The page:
Happy International Women's Day!
This morning I read social media posts of women and men around the world recognising International Women's Day. Some posted poems, shared pictures of women's suffragists, scientists, women in business; some posted "rants" and snap shots of men's sexist behaviour in male dominated industries and how it's not enough for women to call out men, but men also need to hold each other accountable for sexist behaviour (to be honest women are more likely to police each other than men are). Today, in 2018, there's no better time to be a woman, and in my case there is no better time to be a female entrepreneur living in the most exciting region of the world where there is plethora of opportunity.
What millennial feminists can learn from feminists of the past
When I was studying in Israel I took a class on Zionism Ideology & Gender, and learned about the early feminist movements and programs that would "free women of their motherly duties" in the Kibbutzim, to women playing an active role in the agricultural movements, health care, business, and politics. The primary problem with many of these women, like most women face today, is trying to have it all: career, happy marriage, be a devoted mother, maintain independent identity, and financial freedom. Once women in these movements were freed from their "motherly duties", many were unhappy. Today, this same problem persists: women are more educated then ever, have financial independence, own their own properties, but now cannot find quality partners or wait too long to have children, and end up unhappy or unfulfilled (not that marriage and children are the goals for every woman, but there is more to life than one's career, in many cases creating a family) . For those that appear to be happy and "have it all" are either wealthy or upper middle class (can hire help, met a partner that makes as much money or money than them), never marry, or never have kids (or both), and for women that have achieved very successful careers, like Golda Meir (first and only female prime minister of Israel who was also married and had children), other aspects of their personal lives suffered. What feminists and women are going through today, is nothing new. We just have the internet to voice and share our stories.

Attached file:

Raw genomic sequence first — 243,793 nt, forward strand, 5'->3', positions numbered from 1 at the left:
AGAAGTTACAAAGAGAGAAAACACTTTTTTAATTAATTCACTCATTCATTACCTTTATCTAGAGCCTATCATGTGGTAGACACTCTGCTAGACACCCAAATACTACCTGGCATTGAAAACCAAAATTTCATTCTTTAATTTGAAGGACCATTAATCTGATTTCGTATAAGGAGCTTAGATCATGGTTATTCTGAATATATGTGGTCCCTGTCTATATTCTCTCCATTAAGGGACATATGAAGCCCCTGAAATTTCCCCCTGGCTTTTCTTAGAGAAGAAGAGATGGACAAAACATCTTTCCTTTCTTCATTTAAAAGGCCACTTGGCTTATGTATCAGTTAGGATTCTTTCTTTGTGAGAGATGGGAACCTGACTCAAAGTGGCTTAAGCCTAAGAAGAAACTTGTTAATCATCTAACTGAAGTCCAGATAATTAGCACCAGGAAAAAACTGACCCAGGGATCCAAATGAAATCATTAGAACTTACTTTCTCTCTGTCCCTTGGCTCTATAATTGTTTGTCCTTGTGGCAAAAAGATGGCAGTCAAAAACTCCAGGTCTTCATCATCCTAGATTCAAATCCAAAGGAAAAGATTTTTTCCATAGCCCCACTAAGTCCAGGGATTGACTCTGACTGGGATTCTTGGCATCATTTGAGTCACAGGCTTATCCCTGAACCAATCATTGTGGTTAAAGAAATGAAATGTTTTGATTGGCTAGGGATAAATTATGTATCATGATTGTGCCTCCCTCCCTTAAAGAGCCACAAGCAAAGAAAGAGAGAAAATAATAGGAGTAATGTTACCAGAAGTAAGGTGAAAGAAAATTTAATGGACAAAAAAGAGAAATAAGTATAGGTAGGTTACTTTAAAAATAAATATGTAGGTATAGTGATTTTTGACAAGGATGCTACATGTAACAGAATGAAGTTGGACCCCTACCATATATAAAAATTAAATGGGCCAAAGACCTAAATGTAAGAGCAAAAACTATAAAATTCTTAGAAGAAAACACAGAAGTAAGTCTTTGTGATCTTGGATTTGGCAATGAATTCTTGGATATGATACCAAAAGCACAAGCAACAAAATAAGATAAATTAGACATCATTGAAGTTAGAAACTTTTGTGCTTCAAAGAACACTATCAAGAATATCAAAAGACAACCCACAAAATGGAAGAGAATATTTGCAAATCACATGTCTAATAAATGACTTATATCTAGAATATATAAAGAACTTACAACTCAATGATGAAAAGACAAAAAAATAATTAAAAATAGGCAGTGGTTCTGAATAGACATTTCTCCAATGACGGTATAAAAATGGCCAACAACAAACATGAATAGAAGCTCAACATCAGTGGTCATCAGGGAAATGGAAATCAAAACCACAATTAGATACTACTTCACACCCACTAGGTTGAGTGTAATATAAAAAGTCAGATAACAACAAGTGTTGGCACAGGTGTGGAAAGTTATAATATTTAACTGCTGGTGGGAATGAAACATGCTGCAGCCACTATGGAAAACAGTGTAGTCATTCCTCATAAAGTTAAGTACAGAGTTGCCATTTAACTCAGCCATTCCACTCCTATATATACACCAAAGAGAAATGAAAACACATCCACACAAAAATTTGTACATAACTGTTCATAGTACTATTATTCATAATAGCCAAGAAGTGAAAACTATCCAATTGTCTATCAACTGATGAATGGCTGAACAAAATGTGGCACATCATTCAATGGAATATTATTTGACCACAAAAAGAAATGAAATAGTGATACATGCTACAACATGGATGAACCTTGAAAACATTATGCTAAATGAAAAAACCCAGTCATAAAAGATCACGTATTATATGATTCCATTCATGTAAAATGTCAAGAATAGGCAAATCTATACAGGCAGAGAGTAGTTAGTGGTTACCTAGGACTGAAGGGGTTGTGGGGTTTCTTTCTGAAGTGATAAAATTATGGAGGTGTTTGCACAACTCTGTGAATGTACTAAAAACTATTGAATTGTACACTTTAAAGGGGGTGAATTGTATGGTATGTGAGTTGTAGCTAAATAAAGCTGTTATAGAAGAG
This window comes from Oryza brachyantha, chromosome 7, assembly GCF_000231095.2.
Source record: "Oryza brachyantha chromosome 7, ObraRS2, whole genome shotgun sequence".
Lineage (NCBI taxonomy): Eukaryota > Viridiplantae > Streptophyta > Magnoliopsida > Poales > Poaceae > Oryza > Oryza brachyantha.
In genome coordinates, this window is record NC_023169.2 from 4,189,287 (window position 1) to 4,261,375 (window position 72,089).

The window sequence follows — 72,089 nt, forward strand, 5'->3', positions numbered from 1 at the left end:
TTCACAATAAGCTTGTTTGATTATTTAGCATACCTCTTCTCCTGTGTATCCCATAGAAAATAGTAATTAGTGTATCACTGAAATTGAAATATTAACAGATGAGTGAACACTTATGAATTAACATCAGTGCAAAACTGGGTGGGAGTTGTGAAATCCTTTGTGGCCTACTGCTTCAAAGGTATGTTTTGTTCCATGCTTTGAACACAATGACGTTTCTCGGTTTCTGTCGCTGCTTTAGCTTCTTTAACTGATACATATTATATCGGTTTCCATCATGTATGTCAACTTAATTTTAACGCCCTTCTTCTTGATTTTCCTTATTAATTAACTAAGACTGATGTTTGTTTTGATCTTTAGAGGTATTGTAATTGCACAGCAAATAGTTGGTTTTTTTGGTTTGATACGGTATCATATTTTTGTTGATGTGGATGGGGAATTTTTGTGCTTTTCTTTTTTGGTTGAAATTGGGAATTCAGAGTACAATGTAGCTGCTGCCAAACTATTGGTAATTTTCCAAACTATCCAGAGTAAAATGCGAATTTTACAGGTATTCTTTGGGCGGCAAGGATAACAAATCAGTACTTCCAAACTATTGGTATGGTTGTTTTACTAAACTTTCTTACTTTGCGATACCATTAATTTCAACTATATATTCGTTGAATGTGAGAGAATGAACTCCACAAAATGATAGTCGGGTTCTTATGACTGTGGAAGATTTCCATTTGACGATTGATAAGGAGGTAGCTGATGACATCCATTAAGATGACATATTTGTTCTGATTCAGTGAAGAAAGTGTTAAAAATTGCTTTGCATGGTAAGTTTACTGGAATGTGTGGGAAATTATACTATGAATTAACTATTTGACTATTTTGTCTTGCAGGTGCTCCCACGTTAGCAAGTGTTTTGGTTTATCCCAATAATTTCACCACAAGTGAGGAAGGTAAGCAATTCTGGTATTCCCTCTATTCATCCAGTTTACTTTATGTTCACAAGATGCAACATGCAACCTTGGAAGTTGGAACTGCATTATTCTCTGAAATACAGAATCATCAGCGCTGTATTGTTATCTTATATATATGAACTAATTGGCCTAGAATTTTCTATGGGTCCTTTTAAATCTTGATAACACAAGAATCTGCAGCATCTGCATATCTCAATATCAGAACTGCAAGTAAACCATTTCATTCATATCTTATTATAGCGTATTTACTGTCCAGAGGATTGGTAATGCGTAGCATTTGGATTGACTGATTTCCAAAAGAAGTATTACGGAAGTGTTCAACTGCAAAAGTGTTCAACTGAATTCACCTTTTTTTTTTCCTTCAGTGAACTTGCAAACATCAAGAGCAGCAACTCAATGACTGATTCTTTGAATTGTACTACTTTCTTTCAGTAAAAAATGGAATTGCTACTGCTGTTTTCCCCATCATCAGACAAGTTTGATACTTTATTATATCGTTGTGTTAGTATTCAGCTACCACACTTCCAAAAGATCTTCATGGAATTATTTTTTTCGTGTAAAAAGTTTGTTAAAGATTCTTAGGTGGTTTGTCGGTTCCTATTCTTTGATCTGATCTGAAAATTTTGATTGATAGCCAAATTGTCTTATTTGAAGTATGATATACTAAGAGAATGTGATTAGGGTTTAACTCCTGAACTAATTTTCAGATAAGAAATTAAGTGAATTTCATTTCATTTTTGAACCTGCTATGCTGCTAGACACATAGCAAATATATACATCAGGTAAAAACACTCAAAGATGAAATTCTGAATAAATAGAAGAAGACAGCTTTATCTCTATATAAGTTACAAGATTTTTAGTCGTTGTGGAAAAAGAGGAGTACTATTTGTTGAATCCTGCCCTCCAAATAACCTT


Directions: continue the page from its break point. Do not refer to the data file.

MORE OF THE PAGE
Now I'm all for women's rights, but there really needs to be a different approach. And one example is women embracing their femininity and using a "female approach" to enact change. What does that mean? For example, one research paper I wrote was on Hannah Maisel, a pioneer in the agricultural movement in the early 20th century who wanted women in Israel to play a more active role in farming. She used a "female approach" and found a way for women (mothers, wives, poor working women, female students) to perform their motherly/ wifely duties (working at home and managing a garden, chickens, while looking after the children), gained support from men (conservative, religious, and in the political establishment), and gained funding from wealthy women and female organisations (WIZO, Hadassanah) to fund her agricultural school that educated poor and working class women to learn the basics of farming. Essentially, she recognised that men and women have different strengths, have different roles in agriculture, and built bridges between wealthy and working class women to meet the overall goal: for women to play a role in nation building. Maisel, was PhD educated and married women (with no kids), that was able to achieve her goal by essentially not disrupting the male establishment while empowering women.
We need a new approach
Feminist today, we need to build bridges, we need men's support (and also educate men), and create opportunities for each other (create our own companies and organisations that benefit and/or compliment women who are mothers, wives, single moms, students, and working class women), and in traditional societies we need to simultaneously empower poor and working class women while educating boys and men, as men from these societies feel that their status is threaten by "western ideas of equality" and only takes away their power or status (I will get more into this in another post). So my feminist friends out there, I dare you on Women's International Day, to take a different approach for ALL women (class, religion, and ethnicity), to achieve equality.
As always, thank you for reading!